Observing a small part of nature’s ‘greatest show on earth’

Living the Wild Life

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Photos courtesy Bill Schiess | EastIdahoNews.com

A small chicken-like bird stood on a thick mat of watercress feeding on snails as I pulled up where the Little Lost River Road crossed Warm Spring Creek about seven miles north of Howe. Just as I was stopping, another Virginia Rail came out of the cattails and chased the feeder into the thick vegetation on the far side of the creek.

I pulled off the road to watch the area that three other birders, Kit Struthers, Carolyn Bishop and Teresa Meachum, had told me where they were during the Christmas bird count.

“We think there are five there,” explained Meachum as we were eating lunch. “One was west of the road and two pair were on the east. A pair was right by the culvert running under the road.”

“The one on the west did not come out, we only heard it as it was calling,” added Bishop. “We saw four of them downstream of the road.”

I know the spot well. Three years ago during a bird count, I had photographed two at that spot and this last summer I had driven past it 11 times while going rock hounding in the Pass Creek area. Several times I had stopped but had not seen any. This would be different.

After a five minute wait, one came sneaking out of the cattails and started picking up snails from the edge of the watercress as it worked up stream. When it got near me, another rail flew out of the brush just six feet away from me and chased it back where the first had emerged.

Landing on the opposite side of the stream, it hid just inside the vegetation, waiting for the other to get close again. A couple of minutes later, two emerged from cattails about 50 yards further downstream, making at least four different rails in the small area.

They appeared to be very territorial. Each time one would get close to certain spots in the creek, it would be chased off by an attacker. Sometimes they would attack by flight, but mostly by running at the trespasser. Often the chase would continue past the water vegetation and through the sagebrush on the bank.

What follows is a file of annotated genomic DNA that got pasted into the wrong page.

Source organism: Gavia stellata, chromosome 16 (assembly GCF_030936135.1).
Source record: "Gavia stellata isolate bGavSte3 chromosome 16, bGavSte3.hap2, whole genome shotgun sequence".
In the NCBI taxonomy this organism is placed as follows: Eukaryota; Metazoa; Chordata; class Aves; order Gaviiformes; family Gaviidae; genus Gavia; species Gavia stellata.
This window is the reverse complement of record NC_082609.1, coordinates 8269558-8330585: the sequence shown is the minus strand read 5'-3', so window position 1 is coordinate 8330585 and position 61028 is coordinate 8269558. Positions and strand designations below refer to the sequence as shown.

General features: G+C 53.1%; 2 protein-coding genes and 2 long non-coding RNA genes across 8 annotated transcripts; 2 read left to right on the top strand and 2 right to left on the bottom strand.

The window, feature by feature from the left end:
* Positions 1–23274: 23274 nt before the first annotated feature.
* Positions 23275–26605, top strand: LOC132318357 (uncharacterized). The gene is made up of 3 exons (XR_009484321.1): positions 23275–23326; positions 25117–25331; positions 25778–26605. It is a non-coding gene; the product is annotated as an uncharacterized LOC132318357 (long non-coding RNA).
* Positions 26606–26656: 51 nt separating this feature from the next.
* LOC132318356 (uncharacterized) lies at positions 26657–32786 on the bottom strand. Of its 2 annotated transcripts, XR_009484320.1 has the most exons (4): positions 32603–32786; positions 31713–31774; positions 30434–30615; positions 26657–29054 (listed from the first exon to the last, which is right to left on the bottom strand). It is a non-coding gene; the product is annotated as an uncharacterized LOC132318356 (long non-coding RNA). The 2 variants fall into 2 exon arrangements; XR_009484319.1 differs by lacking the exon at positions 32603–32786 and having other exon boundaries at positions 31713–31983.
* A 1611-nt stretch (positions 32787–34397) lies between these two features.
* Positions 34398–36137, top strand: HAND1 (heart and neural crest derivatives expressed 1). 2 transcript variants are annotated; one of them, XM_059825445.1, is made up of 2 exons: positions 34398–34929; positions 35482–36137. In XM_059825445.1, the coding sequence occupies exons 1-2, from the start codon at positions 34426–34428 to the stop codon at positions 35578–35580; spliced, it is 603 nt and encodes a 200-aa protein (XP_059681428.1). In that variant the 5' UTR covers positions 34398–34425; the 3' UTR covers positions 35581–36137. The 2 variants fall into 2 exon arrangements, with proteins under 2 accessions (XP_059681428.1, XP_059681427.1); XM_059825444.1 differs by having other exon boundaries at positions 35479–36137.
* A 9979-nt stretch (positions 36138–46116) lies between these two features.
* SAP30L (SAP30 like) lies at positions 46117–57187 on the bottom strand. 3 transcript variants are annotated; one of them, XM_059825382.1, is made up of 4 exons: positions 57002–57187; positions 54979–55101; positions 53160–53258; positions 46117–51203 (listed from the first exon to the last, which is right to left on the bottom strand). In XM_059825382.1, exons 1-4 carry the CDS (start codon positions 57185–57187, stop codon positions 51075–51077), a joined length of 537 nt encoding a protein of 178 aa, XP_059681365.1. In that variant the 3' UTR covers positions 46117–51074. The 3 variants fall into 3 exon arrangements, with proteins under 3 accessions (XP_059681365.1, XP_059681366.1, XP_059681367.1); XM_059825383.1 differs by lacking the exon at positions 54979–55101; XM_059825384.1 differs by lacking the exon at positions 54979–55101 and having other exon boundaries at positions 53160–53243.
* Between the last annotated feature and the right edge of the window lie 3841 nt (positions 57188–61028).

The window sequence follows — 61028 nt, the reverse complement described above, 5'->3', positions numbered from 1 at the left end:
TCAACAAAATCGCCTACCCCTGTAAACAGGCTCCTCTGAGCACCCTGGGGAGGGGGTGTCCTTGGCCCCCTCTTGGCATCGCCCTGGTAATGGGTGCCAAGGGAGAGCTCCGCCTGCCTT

At times they became very noisy as I heard at least four kinds of vocals, with clucking and cackling being the most common. When a pair would become separated with one on each side of the creek, they would softly call to each other.

Research shows that during the winter, Virginia Rails become solitary. These were not. At one time, I observed two pair feeding near each other while the pair near the culvert were serenading each other.

During the hour and a half that I observed them, I found their feeding to be very entertaining. It appeared that the most utilized food was the small snails and an occasional leach attached to the watercress. Occasionally, they would walk upstream with their head under the water to come up with multiple snails in their long bills. Other times they would submerge completely under the water coming up mostly dry in the bitter cold north wind.

As I left the three pair doing their chasing and cooing, I had questions that will demand another visit. In a matted green creek surrounded by snow covered rocks and hills, where do they spend the bitter cold nights? After they eat all the snails, does their body rattle during flight? Maybe they were chasing each other to stay warm.

I had enjoyed 90 minutes of watching just a small part of the greatest show on earth with close to 500 raptors nearby – nature at its finest.

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